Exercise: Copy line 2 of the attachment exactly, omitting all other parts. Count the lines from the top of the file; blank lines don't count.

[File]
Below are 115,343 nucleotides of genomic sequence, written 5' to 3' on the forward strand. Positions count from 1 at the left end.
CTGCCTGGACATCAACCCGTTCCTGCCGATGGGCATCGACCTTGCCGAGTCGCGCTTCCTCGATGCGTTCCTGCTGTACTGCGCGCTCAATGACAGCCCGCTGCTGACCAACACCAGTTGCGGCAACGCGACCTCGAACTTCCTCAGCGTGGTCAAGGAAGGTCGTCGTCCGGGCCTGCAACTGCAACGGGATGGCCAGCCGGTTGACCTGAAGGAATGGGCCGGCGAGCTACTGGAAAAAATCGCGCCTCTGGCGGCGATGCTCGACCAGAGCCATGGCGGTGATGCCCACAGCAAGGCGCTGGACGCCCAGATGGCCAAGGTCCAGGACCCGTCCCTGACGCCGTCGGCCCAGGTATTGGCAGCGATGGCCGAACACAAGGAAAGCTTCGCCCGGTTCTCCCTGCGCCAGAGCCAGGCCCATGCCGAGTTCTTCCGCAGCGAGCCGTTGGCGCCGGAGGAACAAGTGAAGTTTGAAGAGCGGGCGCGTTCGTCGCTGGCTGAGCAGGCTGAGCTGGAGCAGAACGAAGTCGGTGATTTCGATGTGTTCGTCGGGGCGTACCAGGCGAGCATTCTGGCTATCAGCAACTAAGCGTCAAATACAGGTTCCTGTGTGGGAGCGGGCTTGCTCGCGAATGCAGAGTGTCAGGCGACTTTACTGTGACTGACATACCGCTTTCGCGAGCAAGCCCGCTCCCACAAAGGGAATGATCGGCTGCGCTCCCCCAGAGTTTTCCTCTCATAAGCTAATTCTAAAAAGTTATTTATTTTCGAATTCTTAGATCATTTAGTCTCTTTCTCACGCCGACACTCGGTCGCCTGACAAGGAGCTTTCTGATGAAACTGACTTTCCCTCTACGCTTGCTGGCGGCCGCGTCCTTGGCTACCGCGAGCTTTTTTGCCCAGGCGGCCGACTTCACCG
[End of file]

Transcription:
CTGCCTGGACATCAACCCGTTCCTGCCGATGGGCATCGACCTTGCCGAGTCGCGCTTCCTCGATGCGTTCCTGCTGTACTGCGCGCTCAATGACAGCCCGCTGCTGACCAACACCAGTTGCGGCAACGCGACCTCGAACTTCCTCAGCGTGGTCAAGGAAGGTCGTCGTCCGGGCCTGCAACTGCAACGGGATGGCCAGCCGGTTGACCTGAAGGAATGGGCCGGCGAGCTACTGGAAAAAATCGCGCCTCTGGCGGCGATGCTCGACCAGAGCCATGGCGGTGATGCCCACAGCAAGGCGCTGGACGCCCAGATGGCCAAGGTCCAGGACCCGTCCCTGACGCCGTCGGCCCAGGTATTGGCAGCGATGGCCGAACACAAGGAAAGCTTCGCCCGGTTCTCCCTGCGCCAGAGCCAGGCCCATGCCGAGTTCTTCCGCAGCGAGCCGTTGGCGCCGGAGGAACAAGTGAAGTTTGAAGAGCGGGCGCGTTCGTCGCTGGCTGAGCAGGCTGAGCTGGAGCAGAACGAAGTCGGTGATTTCGATGTGTTCGTCGGGGCGTACCAGGCGAGCATTCTGGCTATCAGCAACTAAGCGTCAAATACAGGTTCCTGTGTGGGAGCGGGCTTGCTCGCGAATGCAGAGTGTCAGGCGACTTTACTGTGACTGACATACCGCTTTCGCGAGCAAGCCCGCTCCCACAAAGGGAATGATCGGCTGCGCTCCCCCAGAGTTTTCCTCTCATAAGCTAATTCTAAAAAGTTATTTATTTTCGAATTCTTAGATCATTTAGTCTCTTTCTCACGCCGACACTCGGTCGCCTGACAAGGAGCTTTCTGATGAAACTGACTTTCCCTCTACGCTTGCTGGCGGCCGCGTCCTTGGCTACCGCGAGCTTTTTTGCCCAGGCGGCCGACTTCACCG